Rave to offer digital, 3-D, large-format screensWritten by Kristen Criswell | | email@example.com
Rave Motion Pictures is upgrading the cinema experience in Northwest Ohio during the next few months.
The majority of screens throughout the area have been showcasing movies in 35mm film and not digital, said Jeremy Devine, vice president of marketing for Rave Motion Pictures.
“We didn’t have ‘Avatar’ in 3-D, neither did Levis,” said Rik Griffin, assistant manager at the Rave theater at The Shops at Fallen Timbers. “I don’t know how many people came in here and I’d say ‘Maumee’s showing it at 12:50’ and they’re like ‘I’ve got to leave? You’re the newest building in town. You’re only 2 years old. Why am I going to the oldest theater in town?’ It was backwards.”
Upgrades at Rave’s three local cinemas will help the company meet the market’s digital and 3-D demand, with more than 15 3-D films slated from now until the end of the year, Devine said. In addition, the company is upgrading technology to give viewers a reason to experience films at the movie theater, he said.
The Rave cinema at Fallen Timbers has recently been upgraded to all digital screens and received one 3-D screen from the closed theater in Maumee. The theater will receive an additional four 3-D screens by the end of the year.
By the end of the fall, Fallen Timbers will also have one large format theater, which features a bigger screen as well as enhanced picture and sound (Devine said ongoing negotiations prevent him from confirming whether the large screen will be the IMAX brand).
Theaters at the Westfield Franklin Park Mall and the Town Center at Levis Commons are scheduled to upgrade to all digital auditoriums by the end of October.
Franklin Park, which has two 3-D screens, will have a total of five by the end of the year. Levis Commons, which currently shows no 3-D films, will receive four 3-D screens.
The average cost of an upgrade is $100,000 per screen, Devine said. With 42 auditoriums owned by Rave, the company is investing approximately $4 million into the market.
Although the upgrades will allow the theaters to show more 3-D films, the company has made a commitment to show family films in 2-D as well.
“Some love 3-D, and some don’t like them,” Devine said. “If a family has four kids and don’t want to pay the up charge, go ahead and see it in 2-D and you will enjoy that type of movie.
“If you have a ‘Toy Story’-type movie, we’re committed to giving people choice.”
Benefits of digital
For the customers there are a number of benefits to digital technology, Devine said.
Digital films supply a richer picture with more pixels and there is no degeneration of film through time. Digital technology also eliminates sell out and capacity issues at theaters.
“Let’s say you’re at Bowling Green State University and a bunch of you and your buddies want to see the midnight show of ‘Harry Potter.’ Before we had a contract with the distributor and we’d get two or three prints. Once it sold out its sold out,” Devine said. “In the world of digital, at midnight we can just keep exporting this copy to all other auditoriums and therefore you can match the demand much better.”
Digital theaters also allow for more alternative content. Rave showed the World Cup as well as the BCS bowl game in 3-D, Devine said.
In October, Fallen Timbers will showcase Metropolitan Opera and with the screen upgrades more alternative programming will be coming, Devine said.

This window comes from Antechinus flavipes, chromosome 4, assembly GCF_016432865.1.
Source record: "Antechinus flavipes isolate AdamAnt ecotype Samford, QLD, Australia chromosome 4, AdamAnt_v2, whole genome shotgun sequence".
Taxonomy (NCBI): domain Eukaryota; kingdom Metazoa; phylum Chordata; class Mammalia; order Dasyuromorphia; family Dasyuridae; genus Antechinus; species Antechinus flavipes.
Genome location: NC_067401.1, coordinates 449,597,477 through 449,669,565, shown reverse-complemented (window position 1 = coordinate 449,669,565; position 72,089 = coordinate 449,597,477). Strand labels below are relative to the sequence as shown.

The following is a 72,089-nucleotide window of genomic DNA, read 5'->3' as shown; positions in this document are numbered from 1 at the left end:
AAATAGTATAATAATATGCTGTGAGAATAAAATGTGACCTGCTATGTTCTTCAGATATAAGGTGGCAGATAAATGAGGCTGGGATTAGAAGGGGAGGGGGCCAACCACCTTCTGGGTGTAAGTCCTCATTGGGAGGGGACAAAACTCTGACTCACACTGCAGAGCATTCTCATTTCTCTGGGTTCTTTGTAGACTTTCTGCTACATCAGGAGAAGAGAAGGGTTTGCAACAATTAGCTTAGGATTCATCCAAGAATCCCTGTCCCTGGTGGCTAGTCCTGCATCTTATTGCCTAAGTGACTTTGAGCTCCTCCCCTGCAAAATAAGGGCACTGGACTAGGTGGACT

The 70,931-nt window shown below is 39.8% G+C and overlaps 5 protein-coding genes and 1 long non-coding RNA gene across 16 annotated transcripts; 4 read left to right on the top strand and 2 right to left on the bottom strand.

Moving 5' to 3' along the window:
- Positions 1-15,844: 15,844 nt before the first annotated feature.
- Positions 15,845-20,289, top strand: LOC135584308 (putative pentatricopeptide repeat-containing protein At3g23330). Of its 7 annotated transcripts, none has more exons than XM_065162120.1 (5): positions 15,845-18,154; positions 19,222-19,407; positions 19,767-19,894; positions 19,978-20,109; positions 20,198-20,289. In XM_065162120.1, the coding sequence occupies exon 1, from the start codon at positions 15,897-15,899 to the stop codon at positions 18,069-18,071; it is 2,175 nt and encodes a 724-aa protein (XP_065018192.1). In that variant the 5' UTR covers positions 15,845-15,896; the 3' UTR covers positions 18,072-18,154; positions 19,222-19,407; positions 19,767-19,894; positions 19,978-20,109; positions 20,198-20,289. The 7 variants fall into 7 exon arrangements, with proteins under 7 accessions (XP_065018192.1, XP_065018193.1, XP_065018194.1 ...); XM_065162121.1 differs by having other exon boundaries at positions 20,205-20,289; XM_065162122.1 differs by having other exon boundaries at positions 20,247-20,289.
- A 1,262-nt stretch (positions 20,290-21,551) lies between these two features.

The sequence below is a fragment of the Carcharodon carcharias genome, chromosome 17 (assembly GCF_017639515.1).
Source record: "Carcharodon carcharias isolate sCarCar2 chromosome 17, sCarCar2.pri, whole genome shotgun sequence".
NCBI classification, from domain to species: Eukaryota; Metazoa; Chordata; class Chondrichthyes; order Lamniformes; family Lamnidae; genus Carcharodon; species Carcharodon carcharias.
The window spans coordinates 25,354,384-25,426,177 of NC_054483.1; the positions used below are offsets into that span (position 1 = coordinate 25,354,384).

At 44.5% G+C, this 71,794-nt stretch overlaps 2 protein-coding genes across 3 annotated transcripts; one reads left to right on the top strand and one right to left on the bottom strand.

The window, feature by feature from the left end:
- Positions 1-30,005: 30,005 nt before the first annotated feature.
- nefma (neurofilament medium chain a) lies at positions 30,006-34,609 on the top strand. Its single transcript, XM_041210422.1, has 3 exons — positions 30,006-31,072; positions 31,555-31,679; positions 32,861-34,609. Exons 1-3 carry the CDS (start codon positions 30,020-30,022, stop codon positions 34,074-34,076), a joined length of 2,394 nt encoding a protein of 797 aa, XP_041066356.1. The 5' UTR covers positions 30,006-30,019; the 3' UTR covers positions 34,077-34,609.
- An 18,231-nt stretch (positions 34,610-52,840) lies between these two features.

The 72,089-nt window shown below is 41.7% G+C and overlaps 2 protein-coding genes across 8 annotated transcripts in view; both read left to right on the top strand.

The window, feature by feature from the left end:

“With alternative content the concept is you can end up having a lot of unique programming and niche programming,” he said.
Digital content allows theater managers to be on the floor more, Griffin said. Previously, the managers were the only ones that switched films, but with digital technology a movie can be started and stopped with just the push of a button, he said.
In addition, digital technology also provides a platform for 3-D films.
In order to show 3-D, a digital projector must be equip with a special lens and the screen must be silver for more reflectivity, Griffin said. The 3-D film contains more frames per second as well as a right and left eye picture, he said.
The closing of Maumee’s theater was a necessary move in upgrading the film market in Northwest Ohio, Devine said. Rave needed to rearrange its resources within the market to afford the capital for technology upgrades, he said.
“We’re faced with nearly zero digital and virtually no 3-D in a marketplace that just keeps throwing it in,” Devine said. “You can’t not have this stuff available.”
Rave owned the building at Maumee, while it leases its space at Franklin Park, Levis Commons and Fallen Timbers, Devine said. The company couldn’t close what it didn’t own, so it closed the Maumee theater, he said. Rave, while not responsible for the numerous vacant buildings left by National Amusements, is actively working to find a use for the theater it closed in Maumee.
“We’re anxious to re-purpose our building. We think it will be a win for the community to be able to find a purpose. Were talking to a number of people I know real estate is working very hard on it,” he said.
It’s too early to determine if the closing of Maumee has cost Rave a loss, or temporary loss, but the other three theaters are showing an up-tick, Devine said.
All employees from Maumee were offered positions at the other three theaters too, Griffin said.
Other changes made by Rave Motion Pictures include 50 cents off matinee, adult and child tickets as well as free refills on large popcorn and fountain drinks.
Levis Commons will continue to play independent films dubbed “Rave Reviews,” and the company hopes to reinstate classic film screenings, “Rave Cinema Classics,” at the theater, said Devine.
To learn about one-time events or to view movie times, visit www.ravemotionpictures.com.